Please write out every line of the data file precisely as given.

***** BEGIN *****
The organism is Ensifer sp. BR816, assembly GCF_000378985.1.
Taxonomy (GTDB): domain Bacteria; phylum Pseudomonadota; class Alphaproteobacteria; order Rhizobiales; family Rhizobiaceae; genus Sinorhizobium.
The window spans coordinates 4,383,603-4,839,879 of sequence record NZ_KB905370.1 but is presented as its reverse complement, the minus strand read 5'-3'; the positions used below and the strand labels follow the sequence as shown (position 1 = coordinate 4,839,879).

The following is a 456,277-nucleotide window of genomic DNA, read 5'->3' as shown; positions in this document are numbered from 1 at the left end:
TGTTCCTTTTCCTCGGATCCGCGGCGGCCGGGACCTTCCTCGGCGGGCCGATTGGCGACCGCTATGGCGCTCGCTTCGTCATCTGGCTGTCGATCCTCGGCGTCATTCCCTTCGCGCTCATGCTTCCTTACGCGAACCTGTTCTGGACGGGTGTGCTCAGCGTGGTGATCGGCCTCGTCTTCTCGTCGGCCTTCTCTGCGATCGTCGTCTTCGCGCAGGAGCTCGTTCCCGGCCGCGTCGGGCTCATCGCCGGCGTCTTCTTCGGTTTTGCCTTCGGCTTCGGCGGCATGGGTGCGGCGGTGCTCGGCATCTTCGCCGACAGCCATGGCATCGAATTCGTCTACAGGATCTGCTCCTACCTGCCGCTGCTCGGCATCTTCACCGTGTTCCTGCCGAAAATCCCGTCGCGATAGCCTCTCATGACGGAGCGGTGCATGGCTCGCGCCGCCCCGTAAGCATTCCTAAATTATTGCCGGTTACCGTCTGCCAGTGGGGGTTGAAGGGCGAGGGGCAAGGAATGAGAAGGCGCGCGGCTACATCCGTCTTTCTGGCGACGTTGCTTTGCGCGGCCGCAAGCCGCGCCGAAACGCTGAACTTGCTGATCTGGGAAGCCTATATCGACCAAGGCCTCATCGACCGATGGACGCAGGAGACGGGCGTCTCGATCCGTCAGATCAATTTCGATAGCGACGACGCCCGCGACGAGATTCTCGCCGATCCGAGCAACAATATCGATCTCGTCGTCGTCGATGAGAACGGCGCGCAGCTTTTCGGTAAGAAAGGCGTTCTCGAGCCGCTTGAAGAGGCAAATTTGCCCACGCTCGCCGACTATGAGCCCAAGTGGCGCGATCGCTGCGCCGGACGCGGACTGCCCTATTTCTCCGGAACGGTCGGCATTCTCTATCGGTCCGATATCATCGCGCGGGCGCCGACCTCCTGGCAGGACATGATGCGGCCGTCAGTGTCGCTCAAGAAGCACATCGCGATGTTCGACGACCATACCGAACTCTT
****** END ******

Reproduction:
The organism is Ensifer sp. BR816, assembly GCF_000378985.1.
Taxonomy (GTDB): domain Bacteria; phylum Pseudomonadota; class Alphaproteobacteria; order Rhizobiales; family Rhizobiaceae; genus Sinorhizobium.
The window spans coordinates 4,383,603-4,839,879 of sequence record NZ_KB905370.1 but is presented as its reverse complement, the minus strand read 5'-3'; the positions used below and the strand labels follow the sequence as shown (position 1 = coordinate 4,839,879).

The following is a 456,277-nucleotide window of genomic DNA, read 5'->3' as shown; positions in this document are numbered from 1 at the left end:
TGTTCCTTTTCCTCGGATCCGCGGCGGCCGGGACCTTCCTCGGCGGGCCGATTGGCGACCGCTATGGCGCTCGCTTCGTCATCTGGCTGTCGATCCTCGGCGTCATTCCCTTCGCGCTCATGCTTCCTTACGCGAACCTGTTCTGGACGGGTGTGCTCAGCGTGGTGATCGGCCTCGTCTTCTCGTCGGCCTTCTCTGCGATCGTCGTCTTCGCGCAGGAGCTCGTTCCCGGCCGCGTCGGGCTCATCGCCGGCGTCTTCTTCGGTTTTGCCTTCGGCTTCGGCGGCATGGGTGCGGCGGTGCTCGGCATCTTCGCCGACAGCCATGGCATCGAATTCGTCTACAGGATCTGCTCCTACCTGCCGCTGCTCGGCATCTTCACCGTGTTCCTGCCGAAAATCCCGTCGCGATAGCCTCTCATGACGGAGCGGTGCATGGCTCGCGCCGCCCCGTAAGCATTCCTAAATTATTGCCGGTTACCGTCTGCCAGTGGGGGTTGAAGGGCGAGGGGCAAGGAATGAGAAGGCGCGCGGCTACATCCGTCTTTCTGGCGACGTTGCTTTGCGCGGCCGCAAGCCGCGCCGAAACGCTGAACTTGCTGATCTGGGAAGCCTATATCGACCAAGGCCTCATCGACCGATGGACGCAGGAGACGGGCGTCTCGATCCGTCAGATCAATTTCGATAGCGACGACGCCCGCGACGAGATTCTCGCCGATCCGAGCAACAATATCGATCTCGTCGTCGTCGATGAGAACGGCGCGCAGCTTTTCGGTAAGAAAGGCGTTCTCGAGCCGCTTGAAGAGGCAAATTTGCCCACGCTCGCCGACTATGAGCCCAAGTGGCGCGATCGCTGCGCCGGACGCGGACTGCCCTATTTCTCCGGAACGGTCGGCATTCTCTATCGGTCCGATATCATCGCGCGGGCGCCGACCTCCTGGCAGGACATGATGCGGCCGTCAGTGTCGCTCAAGAAGCACATCGCGATGTTCGACGACCATACCGAACTCTT